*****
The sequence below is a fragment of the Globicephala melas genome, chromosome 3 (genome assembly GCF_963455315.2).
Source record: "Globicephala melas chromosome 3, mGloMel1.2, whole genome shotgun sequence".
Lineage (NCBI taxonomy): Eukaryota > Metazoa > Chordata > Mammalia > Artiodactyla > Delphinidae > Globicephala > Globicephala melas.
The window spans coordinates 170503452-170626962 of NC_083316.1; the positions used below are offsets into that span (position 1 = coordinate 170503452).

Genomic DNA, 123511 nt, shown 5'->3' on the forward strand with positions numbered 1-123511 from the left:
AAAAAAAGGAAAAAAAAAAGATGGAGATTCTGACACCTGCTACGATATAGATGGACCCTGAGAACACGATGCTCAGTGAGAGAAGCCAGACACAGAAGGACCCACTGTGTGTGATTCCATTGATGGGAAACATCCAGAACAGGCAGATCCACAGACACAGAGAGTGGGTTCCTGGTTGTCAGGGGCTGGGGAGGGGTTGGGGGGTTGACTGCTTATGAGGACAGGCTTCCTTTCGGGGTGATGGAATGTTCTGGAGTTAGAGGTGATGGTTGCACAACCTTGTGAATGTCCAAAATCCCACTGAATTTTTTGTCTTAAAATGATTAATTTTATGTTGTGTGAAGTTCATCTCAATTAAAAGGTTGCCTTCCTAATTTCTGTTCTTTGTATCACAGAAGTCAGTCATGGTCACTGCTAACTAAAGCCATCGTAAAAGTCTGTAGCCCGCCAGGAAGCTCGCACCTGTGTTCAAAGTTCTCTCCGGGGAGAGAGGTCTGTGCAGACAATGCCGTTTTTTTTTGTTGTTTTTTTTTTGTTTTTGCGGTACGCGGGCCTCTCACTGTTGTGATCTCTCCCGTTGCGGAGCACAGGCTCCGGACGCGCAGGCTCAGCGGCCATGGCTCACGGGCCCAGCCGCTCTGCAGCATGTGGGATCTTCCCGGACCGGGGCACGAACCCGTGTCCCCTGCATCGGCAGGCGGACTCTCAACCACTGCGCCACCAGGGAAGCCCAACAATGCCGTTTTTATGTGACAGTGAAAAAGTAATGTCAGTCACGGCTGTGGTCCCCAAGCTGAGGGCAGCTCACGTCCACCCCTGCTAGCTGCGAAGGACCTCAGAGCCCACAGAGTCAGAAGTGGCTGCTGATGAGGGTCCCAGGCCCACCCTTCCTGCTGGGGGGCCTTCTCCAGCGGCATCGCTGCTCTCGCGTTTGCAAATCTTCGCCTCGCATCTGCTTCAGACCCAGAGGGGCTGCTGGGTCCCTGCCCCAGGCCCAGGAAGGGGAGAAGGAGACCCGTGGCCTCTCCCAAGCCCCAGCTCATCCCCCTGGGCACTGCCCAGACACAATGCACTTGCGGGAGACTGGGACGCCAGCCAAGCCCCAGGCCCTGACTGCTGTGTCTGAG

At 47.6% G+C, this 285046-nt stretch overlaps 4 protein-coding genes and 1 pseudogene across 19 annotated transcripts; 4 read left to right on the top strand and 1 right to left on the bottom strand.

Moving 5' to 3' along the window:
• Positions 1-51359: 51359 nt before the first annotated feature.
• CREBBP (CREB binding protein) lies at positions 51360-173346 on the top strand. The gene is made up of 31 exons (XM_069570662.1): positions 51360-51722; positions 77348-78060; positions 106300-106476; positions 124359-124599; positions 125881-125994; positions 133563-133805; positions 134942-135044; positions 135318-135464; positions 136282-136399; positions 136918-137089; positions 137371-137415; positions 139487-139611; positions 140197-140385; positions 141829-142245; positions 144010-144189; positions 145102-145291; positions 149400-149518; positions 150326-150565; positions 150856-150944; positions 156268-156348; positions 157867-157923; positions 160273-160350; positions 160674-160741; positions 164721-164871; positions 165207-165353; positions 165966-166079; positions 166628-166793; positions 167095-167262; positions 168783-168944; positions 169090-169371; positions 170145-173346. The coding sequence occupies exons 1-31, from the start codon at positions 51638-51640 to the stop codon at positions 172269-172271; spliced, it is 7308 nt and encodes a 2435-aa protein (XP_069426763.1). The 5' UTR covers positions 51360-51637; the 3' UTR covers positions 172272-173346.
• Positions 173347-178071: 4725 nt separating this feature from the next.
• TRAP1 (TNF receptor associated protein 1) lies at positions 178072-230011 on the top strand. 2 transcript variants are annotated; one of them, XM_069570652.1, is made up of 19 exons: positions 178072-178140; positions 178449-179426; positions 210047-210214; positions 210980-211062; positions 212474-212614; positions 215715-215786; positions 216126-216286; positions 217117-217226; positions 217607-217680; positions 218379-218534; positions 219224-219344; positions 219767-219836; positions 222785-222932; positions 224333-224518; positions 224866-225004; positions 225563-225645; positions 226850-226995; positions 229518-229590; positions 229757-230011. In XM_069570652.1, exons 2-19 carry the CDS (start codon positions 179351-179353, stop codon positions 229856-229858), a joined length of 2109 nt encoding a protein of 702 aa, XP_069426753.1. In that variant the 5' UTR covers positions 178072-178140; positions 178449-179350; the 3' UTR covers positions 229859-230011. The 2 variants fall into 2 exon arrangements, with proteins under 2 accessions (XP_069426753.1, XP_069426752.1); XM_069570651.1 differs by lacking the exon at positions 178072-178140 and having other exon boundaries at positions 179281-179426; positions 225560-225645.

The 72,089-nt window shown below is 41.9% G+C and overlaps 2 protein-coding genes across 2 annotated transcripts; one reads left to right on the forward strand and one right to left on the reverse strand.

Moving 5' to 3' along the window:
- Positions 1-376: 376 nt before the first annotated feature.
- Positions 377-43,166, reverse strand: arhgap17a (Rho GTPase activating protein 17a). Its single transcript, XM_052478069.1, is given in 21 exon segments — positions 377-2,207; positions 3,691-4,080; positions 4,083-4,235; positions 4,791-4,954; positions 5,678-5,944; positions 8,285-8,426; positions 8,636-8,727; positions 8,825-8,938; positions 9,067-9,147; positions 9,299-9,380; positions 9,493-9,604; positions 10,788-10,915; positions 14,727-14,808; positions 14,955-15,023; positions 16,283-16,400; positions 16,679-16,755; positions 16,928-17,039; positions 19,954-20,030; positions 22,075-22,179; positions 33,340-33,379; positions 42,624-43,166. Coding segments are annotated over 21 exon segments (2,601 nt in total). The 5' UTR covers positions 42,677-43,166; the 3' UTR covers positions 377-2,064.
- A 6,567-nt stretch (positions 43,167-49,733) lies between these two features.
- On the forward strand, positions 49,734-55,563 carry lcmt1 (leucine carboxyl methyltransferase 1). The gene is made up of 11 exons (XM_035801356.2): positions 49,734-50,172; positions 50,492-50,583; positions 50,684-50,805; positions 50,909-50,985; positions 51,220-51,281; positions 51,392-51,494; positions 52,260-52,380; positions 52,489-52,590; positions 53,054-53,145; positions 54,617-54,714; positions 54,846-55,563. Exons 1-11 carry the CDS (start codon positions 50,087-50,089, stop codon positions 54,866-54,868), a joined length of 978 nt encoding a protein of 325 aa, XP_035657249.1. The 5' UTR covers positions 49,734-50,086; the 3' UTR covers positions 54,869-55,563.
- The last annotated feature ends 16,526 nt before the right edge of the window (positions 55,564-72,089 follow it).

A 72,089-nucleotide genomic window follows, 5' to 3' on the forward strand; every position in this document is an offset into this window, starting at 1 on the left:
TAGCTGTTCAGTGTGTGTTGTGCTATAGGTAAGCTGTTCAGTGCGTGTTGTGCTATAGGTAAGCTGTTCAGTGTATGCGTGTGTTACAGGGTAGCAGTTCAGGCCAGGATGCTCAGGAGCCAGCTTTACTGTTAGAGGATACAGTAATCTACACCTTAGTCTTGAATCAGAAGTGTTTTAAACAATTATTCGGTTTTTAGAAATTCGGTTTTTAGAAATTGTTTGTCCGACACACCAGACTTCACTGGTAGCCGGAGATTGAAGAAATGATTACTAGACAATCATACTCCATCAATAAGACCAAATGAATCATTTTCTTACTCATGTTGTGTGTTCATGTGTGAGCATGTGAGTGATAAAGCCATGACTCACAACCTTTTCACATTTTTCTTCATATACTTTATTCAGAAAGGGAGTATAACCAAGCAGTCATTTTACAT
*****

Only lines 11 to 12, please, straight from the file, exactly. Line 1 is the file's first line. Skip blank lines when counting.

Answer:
• Positions 173347-178071: 4725 nt separating this feature from the next.
• TRAP1 (TNF receptor associated protein 1) lies at positions 178072-230011 on the top strand. 2 transcript variants are annotated; one of them, XM_069570652.1, is made up of 19 exons: positions 178072-178140; positions 178449-179426; positions 210047-210214; positions 210980-211062; positions 212474-212614; positions 215715-215786; positions 216126-216286; positions 217117-217226; positions 217607-217680; positions 218379-218534; positions 219224-219344; positions 219767-219836; positions 222785-222932; positions 224333-224518; positions 224866-225004; positions 225563-225645; positions 226850-226995; positions 229518-229590; positions 229757-230011. In XM_069570652.1, exons 2-19 carry the CDS (start codon positions 179351-179353, stop codon positions 229856-229858), a joined length of 2109 nt encoding a protein of 702 aa, XP_069426753.1. In that variant the 5' UTR covers positions 178072-178140; positions 178449-179350; the 3' UTR covers positions 229859-230011. The 2 variants fall into 2 exon arrangements, with proteins under 2 accessions (XP_069426753.1, XP_069426752.1); XM_069570651.1 differs by lacking the exon at positions 178072-178140 and having other exon boundaries at positions 179281-179426; positions 225560-225645.